All programs weigh the importance of academics, experience, and passion for the profession at varying degrees of importance when considering applicants. Though a ton of experience at a top level trauma center may allow certain programs to give pass to an average GPA (for example), the academic portion of every nurse anesthesia program, and the applicants ability to thrive within it, will always remain highly important to those evaluating potential applicants. There is no better way to demonstrate to nurse anesthesia programs that you are capable of excelling academically in a demanding program, than by providing proof that you have done so in the past. If you have bare minimum grades in courses that are prerequisites for a program, it can certainly benefit you to retake those courses and achieve a higher grade. This can be twofold for applicants, given that you’re presenting an above average grade that exceeds the minimum requirement, and by retaking the course you are also demonstrating your commitment and determination to succeed.
4. Shadow a CRNA multiple times.
Since most of the applicants applying to any given a nurse anesthesia program will have similar qualifications, it is important to set yourself apart from the pack. One of the things that programs are looking for in an applicant, is not just that they look good on paper, but that they understand what is expected of them in a nurse anesthesia program, and that they are knowledgeable about the profession and have prepared to meet the demands of an intense program. One way for applicants to display that they are serious about the profession, is to demonstrate a level of interest and willingness to be involved before they have even entered a program. Shadowing sessions with current CRNAs can certainly lend creditability to your passion for the profession, and it will also provide you with a glimpse of what the profession truly entails, allowing you to confirm if your chosen career path is a correct fit.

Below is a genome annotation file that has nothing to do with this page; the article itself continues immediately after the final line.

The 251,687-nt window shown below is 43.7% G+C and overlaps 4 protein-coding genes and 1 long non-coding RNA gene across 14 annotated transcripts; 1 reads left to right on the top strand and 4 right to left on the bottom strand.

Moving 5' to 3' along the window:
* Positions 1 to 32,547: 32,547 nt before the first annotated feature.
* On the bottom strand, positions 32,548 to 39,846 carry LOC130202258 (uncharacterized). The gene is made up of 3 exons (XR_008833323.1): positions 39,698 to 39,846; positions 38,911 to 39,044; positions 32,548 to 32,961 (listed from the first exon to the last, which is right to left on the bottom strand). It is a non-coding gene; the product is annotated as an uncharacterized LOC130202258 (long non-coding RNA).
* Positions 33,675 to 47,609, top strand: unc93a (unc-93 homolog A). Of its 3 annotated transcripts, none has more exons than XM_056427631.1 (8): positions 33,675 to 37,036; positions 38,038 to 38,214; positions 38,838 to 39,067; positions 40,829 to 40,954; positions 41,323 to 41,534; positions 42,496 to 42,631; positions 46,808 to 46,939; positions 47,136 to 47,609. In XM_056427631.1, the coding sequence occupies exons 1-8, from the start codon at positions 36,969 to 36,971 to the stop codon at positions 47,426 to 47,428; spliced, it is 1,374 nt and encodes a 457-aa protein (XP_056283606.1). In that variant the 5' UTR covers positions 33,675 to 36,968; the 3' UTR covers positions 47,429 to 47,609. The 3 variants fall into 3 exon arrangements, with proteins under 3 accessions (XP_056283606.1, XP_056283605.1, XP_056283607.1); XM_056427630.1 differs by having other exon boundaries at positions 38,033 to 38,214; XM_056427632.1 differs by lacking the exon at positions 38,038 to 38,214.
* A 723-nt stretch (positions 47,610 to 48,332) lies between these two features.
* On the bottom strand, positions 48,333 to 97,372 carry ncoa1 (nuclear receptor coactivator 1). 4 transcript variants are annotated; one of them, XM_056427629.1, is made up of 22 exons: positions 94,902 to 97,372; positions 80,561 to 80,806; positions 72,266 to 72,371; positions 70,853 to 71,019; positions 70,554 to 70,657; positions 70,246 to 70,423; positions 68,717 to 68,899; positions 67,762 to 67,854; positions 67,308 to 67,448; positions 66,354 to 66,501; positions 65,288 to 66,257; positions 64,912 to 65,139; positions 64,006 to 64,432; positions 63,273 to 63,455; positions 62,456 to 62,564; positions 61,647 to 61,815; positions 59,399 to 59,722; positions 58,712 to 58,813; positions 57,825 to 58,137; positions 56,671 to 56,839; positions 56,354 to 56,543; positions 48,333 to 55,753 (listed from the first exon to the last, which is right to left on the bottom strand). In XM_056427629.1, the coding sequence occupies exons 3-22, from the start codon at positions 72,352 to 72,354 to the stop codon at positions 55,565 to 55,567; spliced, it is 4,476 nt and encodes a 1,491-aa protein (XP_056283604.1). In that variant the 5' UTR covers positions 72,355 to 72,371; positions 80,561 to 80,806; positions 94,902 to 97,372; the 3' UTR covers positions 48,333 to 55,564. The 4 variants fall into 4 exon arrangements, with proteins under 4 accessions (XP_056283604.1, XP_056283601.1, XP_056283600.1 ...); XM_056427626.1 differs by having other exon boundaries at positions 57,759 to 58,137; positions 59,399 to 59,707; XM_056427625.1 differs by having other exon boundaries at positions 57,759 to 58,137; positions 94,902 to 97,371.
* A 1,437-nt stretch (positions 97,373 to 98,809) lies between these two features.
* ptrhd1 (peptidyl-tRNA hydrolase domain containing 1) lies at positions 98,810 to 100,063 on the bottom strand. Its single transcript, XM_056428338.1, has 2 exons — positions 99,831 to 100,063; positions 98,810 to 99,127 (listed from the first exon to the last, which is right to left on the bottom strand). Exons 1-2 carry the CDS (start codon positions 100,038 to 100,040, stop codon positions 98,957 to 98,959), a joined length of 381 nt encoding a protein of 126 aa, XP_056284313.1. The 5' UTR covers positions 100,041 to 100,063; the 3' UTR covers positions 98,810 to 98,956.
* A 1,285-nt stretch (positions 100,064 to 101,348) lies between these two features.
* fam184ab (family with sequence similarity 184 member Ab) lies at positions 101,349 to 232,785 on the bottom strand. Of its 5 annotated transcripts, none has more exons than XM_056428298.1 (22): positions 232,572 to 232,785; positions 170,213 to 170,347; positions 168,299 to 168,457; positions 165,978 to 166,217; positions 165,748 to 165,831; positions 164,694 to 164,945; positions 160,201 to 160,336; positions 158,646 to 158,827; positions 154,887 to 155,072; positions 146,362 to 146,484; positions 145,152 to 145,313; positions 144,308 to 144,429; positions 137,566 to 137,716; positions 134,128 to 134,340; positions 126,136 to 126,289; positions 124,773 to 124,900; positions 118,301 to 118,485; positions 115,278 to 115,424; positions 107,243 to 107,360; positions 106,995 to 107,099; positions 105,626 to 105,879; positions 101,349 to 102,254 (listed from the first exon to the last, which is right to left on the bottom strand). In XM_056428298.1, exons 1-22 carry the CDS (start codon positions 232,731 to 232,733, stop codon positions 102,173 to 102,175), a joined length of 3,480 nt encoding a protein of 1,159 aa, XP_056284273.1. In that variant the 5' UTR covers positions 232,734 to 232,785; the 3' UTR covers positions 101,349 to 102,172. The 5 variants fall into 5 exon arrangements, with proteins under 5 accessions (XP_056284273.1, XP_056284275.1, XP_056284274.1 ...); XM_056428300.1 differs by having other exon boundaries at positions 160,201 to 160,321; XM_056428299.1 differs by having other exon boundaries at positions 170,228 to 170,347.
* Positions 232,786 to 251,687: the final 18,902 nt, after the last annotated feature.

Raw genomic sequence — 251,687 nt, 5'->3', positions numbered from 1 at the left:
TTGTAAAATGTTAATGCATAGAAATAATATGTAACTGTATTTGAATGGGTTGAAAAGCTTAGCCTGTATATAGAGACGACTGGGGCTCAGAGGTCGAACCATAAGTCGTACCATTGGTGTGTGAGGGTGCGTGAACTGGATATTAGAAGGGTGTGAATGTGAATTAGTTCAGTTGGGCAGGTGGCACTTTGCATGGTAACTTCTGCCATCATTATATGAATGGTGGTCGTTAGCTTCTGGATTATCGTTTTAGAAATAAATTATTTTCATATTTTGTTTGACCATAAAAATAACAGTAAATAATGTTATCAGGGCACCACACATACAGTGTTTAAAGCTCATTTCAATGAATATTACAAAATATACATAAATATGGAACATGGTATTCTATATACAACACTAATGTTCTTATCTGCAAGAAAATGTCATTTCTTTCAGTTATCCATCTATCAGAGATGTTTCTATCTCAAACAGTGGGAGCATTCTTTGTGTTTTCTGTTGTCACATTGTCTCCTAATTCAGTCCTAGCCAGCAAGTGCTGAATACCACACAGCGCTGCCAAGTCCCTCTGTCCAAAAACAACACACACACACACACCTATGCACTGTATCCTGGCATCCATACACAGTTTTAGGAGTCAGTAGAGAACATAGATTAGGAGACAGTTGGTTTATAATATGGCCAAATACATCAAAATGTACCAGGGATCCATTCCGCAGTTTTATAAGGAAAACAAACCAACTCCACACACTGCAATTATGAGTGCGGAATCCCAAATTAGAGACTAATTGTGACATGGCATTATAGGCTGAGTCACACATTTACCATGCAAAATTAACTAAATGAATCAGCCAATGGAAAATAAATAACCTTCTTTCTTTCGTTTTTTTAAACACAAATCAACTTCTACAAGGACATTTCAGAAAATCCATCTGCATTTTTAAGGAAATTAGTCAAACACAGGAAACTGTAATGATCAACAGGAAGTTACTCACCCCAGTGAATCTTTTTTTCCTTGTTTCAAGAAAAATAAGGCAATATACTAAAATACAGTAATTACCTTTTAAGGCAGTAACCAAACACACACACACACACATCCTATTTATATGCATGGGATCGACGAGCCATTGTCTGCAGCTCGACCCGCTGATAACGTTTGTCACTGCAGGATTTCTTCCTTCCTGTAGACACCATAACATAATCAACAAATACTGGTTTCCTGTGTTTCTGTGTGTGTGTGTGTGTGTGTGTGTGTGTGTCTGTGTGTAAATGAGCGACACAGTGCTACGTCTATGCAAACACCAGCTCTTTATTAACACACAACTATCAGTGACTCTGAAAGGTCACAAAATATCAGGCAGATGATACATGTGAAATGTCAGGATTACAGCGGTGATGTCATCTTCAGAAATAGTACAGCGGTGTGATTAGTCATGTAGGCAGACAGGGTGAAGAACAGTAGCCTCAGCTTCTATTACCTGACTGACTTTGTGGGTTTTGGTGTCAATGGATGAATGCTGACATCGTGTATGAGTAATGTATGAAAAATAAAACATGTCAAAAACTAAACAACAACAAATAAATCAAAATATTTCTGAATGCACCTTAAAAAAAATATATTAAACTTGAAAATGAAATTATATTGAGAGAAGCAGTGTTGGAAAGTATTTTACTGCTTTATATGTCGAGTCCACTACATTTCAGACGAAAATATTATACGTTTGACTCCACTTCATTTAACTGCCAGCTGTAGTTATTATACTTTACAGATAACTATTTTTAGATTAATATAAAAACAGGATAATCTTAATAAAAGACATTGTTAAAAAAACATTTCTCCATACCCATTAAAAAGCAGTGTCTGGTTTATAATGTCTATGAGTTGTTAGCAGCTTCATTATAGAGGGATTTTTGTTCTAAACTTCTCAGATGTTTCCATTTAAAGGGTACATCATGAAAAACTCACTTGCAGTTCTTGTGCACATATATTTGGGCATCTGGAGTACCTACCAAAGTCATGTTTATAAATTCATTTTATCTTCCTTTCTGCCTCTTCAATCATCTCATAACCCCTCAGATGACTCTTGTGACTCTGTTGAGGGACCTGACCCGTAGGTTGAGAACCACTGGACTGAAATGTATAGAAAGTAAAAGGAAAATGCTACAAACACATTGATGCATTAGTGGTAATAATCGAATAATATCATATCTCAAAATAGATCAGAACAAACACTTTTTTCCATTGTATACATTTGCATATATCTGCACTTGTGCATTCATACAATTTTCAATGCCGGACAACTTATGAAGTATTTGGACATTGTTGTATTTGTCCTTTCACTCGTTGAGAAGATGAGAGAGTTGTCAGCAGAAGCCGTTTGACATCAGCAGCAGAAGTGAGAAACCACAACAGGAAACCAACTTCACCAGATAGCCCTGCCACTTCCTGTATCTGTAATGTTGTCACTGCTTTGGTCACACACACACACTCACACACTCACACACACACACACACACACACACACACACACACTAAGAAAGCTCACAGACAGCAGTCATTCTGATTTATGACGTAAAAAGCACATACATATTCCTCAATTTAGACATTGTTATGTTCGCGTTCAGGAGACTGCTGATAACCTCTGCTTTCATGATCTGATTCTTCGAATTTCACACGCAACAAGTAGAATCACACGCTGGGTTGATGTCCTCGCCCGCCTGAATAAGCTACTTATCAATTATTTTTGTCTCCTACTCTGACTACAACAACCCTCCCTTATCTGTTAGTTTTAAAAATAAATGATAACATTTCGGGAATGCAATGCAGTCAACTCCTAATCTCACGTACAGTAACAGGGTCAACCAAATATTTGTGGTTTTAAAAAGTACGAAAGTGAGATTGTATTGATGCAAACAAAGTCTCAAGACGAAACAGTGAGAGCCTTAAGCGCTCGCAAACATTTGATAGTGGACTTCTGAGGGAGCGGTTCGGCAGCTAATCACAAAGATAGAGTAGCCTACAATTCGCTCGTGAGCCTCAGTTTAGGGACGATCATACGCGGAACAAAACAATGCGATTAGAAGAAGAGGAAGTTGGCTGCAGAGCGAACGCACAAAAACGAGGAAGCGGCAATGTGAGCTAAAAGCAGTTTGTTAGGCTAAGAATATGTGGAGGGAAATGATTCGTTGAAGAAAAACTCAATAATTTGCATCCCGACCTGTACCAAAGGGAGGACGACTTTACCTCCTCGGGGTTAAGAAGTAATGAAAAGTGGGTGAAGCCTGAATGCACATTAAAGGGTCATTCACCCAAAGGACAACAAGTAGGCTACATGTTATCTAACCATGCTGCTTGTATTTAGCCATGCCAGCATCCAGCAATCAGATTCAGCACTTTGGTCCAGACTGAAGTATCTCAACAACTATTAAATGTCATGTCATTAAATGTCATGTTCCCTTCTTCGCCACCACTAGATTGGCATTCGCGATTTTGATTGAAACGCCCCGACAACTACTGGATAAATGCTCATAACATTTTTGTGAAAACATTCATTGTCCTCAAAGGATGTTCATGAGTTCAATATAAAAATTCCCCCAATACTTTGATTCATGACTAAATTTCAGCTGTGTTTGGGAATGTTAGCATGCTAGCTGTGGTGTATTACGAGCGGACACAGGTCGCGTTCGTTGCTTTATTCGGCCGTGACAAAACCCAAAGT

5. Be open to multiple schools and locations.
Once you have done all can to prepare academically and you have accumulated an impressive level of experience, the only thing left to do is to try and place the odds of acceptance in your favor. Many nurse anesthesia programs are highly competitive, have few spots, and many qualified applicants gunning for those spots. For many nurse anesthesia programs, they simply do not have the space to accommodate every qualified applicant who applies each year. Unfortunately, the chance of an applicant meeting (or even exceeding) all of the program requirements, and still not getting accepted into the program, happens quite often. One simple method for improving your odds, is by not limiting your opportunities. Though you may have your heart set on a particular program or location, it can only benefit your chances of getting into a nurse anesthesia program by applying to several schools. The application and interview process is a highly time consuming and stressful task, but it may be better to put in the time and effort it takes to apply to multiple programs, instead of rolling the dice on a single school, and not being accepted.